After Verizon won the Block C portion in the recent 700MHz wireless spectrum auction by the FCC, Google noticed that Verizon seemed to be ignoring the open access rules with the spectrum and doing things a bit differently than Google believed they should, resulting in Google filing a complaint with the FCC.
Verizon has responded, saying that they “understood the FCC’s rules for using that spectrum…of course we’ll abide by those rules.”
Verizon also responded to Google’s complaint saying that “Google’s filing has no legal basis…It’s really no surprise that despite not winning spectrum, they continue to try to change the rules and further their own business interests through the regulatory process.”
[Via Ars Technica]
Verizon was one of the big spenders/winners in the recent FCC auction for the 700MHz.
AT&T, another one of the auction winners, has already announced what their plans are. What does Verizon plan to do?
Looks like roughly the same thing that AT&T will be doing–using it to provide a high-speed 4G LTE network.
Here’s their timetable at this point:
- Finalize standards
- Begin field trials
- Begin network preparations
- Advanced device trails
- Select vendors
- Begin network deployment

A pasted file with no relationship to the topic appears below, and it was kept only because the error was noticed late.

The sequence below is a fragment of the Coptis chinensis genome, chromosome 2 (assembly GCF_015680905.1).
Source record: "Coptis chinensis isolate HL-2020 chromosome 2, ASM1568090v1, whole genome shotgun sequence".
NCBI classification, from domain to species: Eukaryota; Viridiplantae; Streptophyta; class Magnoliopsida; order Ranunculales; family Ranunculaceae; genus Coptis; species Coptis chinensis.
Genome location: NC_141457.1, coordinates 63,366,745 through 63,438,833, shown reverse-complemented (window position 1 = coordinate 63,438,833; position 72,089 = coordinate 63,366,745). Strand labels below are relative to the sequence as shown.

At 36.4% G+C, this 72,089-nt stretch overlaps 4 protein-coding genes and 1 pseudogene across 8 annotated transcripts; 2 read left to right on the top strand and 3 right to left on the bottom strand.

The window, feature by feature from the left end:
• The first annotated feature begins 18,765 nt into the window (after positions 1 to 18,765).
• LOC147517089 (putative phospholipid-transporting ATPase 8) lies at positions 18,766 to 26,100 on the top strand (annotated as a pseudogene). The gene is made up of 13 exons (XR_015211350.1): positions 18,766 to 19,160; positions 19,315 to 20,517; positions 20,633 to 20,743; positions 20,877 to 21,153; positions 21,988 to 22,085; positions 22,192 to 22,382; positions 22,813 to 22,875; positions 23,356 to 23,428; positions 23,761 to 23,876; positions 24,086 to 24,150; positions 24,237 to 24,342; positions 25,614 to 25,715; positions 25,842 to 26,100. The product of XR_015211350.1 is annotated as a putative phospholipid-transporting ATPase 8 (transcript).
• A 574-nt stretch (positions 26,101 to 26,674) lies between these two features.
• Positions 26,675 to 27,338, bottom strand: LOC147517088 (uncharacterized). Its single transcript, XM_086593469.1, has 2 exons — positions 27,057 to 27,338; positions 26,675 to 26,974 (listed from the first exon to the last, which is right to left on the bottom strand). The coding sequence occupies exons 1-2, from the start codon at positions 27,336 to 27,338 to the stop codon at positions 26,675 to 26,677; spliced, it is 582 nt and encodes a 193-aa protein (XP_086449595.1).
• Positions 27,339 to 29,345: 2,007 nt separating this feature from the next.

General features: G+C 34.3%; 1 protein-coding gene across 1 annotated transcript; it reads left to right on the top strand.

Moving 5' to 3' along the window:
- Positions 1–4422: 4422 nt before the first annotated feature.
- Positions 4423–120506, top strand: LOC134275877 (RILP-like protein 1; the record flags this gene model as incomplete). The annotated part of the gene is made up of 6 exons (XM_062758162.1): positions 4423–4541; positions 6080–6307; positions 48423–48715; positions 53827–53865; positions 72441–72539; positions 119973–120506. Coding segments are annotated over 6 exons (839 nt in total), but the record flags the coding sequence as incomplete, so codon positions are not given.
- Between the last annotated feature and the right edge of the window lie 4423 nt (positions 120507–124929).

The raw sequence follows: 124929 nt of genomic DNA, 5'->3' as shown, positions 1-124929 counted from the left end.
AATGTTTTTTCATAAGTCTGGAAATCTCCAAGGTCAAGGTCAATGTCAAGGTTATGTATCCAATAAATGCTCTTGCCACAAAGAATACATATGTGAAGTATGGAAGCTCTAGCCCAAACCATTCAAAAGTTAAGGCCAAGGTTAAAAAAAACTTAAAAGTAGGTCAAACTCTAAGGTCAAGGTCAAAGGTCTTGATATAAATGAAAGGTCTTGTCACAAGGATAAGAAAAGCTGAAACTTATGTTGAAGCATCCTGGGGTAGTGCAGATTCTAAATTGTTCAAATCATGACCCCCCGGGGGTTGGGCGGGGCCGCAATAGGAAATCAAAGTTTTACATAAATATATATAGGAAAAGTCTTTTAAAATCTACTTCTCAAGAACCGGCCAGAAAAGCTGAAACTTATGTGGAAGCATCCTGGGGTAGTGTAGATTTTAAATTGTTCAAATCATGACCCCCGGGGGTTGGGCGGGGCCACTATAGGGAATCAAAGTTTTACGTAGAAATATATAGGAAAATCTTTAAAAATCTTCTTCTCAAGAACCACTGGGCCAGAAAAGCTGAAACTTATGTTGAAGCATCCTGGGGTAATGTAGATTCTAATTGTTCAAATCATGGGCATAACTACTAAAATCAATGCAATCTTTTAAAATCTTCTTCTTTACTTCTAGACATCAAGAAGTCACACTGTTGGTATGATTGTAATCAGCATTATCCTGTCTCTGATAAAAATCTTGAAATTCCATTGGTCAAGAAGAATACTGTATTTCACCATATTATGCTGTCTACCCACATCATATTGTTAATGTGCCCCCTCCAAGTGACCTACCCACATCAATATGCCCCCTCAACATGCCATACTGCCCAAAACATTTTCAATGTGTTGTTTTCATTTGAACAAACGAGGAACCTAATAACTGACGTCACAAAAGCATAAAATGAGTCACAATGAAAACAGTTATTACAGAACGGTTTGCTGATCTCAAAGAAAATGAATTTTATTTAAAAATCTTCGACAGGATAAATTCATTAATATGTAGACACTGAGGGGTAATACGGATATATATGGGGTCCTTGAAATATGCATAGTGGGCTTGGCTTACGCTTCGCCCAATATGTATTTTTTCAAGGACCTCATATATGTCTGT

- Launch network
- Rapid coverage acceleration to full deployment
When the FCC’s auction for pieces of the 700MHz spectrum was over, AT&T came out as one of the big spenders/winners.
So what do they plan to do with it?
Set a new 4G LTE network.
Ralph dl la Vega, CEO of AT&T Mobility, made the announcement today but don’t expect to see it anytime soon. Beginning in February of 2009 the spectrum will be available for use, but we shouldn’t expect to see widespread commercial deployment until around the year 2012.
The 4G would certainly be nice to see sooner than that, but don’t give up 3G just yet. Next year AT&T has plans to double their 3G speeds up to 7.2Mbps downstream which should keep a lot of us more or less happy until 4G comes hits (assuming you’ll have 3G coverage where you work and play, of course).